RADIO ADDRESS: Mainers living paycheck to paycheck ought to know that we have their back
Mainers work hard to heat their homes, put food on the table and make ends meet. The last thing we want to worry about is being taken advantage of by big banks through unfair practices.
Hi, this is Senator Mike Carpenter of Houlton. Thanks for tuning in.
In Augusta, we are working every day to level the playing field so Mainers have a fair shot at getting ahead. This session, I have sponsored a bill that prevents banks from hitting their customers with repeated and unnecessary overdraft fees by reordering their debit or checking transactions.
Many Mainers live paycheck to paycheck, and anyone who’s ever been in a tight spot financially knows that bills and expenses can sneak up on you, sometimes resulting in overdraft fees. It is not ideal but it happens. My bill would not stop banks from charging fees to customers who spend more money than they have, rather, it would require only that they do so fairly.
Banks have long provided overdraft protection as a courtesy to customers, allowing them to spend more than they have without bouncing a check or having a payment refused. But that “courtesy” comes at a cost: A 2016 study by the Pew Charitable Trusts found that more than 40 percent of banks “rearrange transactions in a manner that maximizes overdraft fees.”
For those living on the edge, it’s hard enough just to get by. The last thing they need is a big bank stacking the deck to hit them with fee after fee.
This process, known as “resequencing,” causes customers paying multiple overdraft fees that they would not have incurred if the bank had processed the transactions in the order they had been made. A frequent form of resequencing is “largest to smallest,” in which the most costly transactions are processed before smaller ones.
All I am asking for in this bill is a fair and natural sequencing of checks as they are presented.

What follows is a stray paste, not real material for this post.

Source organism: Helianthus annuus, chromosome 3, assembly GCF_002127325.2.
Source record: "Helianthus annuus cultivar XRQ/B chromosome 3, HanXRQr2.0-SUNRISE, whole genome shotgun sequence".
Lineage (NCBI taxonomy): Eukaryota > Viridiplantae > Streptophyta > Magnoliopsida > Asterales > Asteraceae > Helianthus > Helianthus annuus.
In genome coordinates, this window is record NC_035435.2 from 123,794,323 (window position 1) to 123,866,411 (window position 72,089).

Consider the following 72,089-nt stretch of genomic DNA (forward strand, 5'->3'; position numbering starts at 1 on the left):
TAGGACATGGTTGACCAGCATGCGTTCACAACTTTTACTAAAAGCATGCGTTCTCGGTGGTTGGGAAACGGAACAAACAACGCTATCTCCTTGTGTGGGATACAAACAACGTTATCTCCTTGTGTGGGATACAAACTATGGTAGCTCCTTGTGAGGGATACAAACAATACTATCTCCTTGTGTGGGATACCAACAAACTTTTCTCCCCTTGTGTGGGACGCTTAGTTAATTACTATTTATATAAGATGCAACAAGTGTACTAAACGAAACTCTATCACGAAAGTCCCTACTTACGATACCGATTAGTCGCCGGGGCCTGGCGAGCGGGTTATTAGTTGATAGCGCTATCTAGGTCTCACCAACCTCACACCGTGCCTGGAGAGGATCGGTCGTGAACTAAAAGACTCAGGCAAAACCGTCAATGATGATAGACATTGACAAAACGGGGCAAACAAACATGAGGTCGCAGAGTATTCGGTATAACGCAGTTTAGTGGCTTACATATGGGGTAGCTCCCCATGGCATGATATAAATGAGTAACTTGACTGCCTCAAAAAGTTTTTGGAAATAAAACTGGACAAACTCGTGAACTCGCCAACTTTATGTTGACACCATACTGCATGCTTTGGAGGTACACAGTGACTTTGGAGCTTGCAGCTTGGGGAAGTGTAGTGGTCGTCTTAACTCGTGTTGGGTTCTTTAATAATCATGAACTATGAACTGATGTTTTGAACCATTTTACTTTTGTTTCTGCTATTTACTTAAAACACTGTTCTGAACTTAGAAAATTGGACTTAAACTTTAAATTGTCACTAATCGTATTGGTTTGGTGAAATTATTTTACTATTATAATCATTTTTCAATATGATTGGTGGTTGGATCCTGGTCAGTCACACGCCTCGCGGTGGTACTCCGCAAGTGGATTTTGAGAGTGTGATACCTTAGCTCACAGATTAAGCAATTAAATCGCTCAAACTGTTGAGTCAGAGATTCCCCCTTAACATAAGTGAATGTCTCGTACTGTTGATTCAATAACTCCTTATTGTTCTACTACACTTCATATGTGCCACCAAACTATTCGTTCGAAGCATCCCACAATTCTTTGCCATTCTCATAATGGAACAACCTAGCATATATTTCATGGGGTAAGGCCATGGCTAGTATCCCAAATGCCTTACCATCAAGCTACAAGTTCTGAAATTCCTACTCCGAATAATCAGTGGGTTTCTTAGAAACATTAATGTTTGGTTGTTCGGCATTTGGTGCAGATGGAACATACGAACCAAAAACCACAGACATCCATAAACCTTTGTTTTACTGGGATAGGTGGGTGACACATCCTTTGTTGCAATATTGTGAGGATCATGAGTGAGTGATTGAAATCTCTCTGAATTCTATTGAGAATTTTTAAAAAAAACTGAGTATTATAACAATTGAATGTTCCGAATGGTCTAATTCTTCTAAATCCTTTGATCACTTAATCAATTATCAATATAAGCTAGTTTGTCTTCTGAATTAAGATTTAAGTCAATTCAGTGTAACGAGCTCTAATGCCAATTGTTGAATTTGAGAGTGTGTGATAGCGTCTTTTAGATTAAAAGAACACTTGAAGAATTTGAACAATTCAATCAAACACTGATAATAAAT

For example, if I have $100 in my account and I write one check for $25, another for $50, and then a third for $200, with the expectation that I will receive my paycheck before the largest check processes (the third check), I would have the money to avoid an overdraft fee. However, the bank can rearrange the order of these checks and process them from largest ($200) to smallest ($25), hitting me with three overdraft fees that I wasn’t expecting.
I know that the folks in my district are tired of always having to look over their shoulder to avoid getting nickel and dimed from banks. This predatory practice I’m describing penalizes the most vulnerable among us who are doing their best to get by. It may seem obvious but research shows that individuals most likely to overdraft earn between $25,000 and $49,000. How can we expect hardworking Mainers to get out of poverty if they are slammed with fees at every turn?
Over the past three decades, banks across the country have doubled their revenue from services charges. In 2016 alone, U.S. banks raked in $6.4 billion in ATM and overdraft fees.
My bill is about basic consumer protection, and putting Maine people before banks. In Maine, we cannot make large banks and financial institutions change their ways because they are regulated by the federal government. But we can promote transparent banking practices in state banks and credit unions. At least it is a step in the right direction.
Between major advances in technology and the corporatization of businesses and banks, Mainers must be vigilant to avoid unfair practices. It’s not right and as lawmakers, we need to do more to protect Maine people. I will continue working to promote accountable business practices and lookout for Maine consumers all across the state.
This is Senator Mike Carpenter, thank you for listening.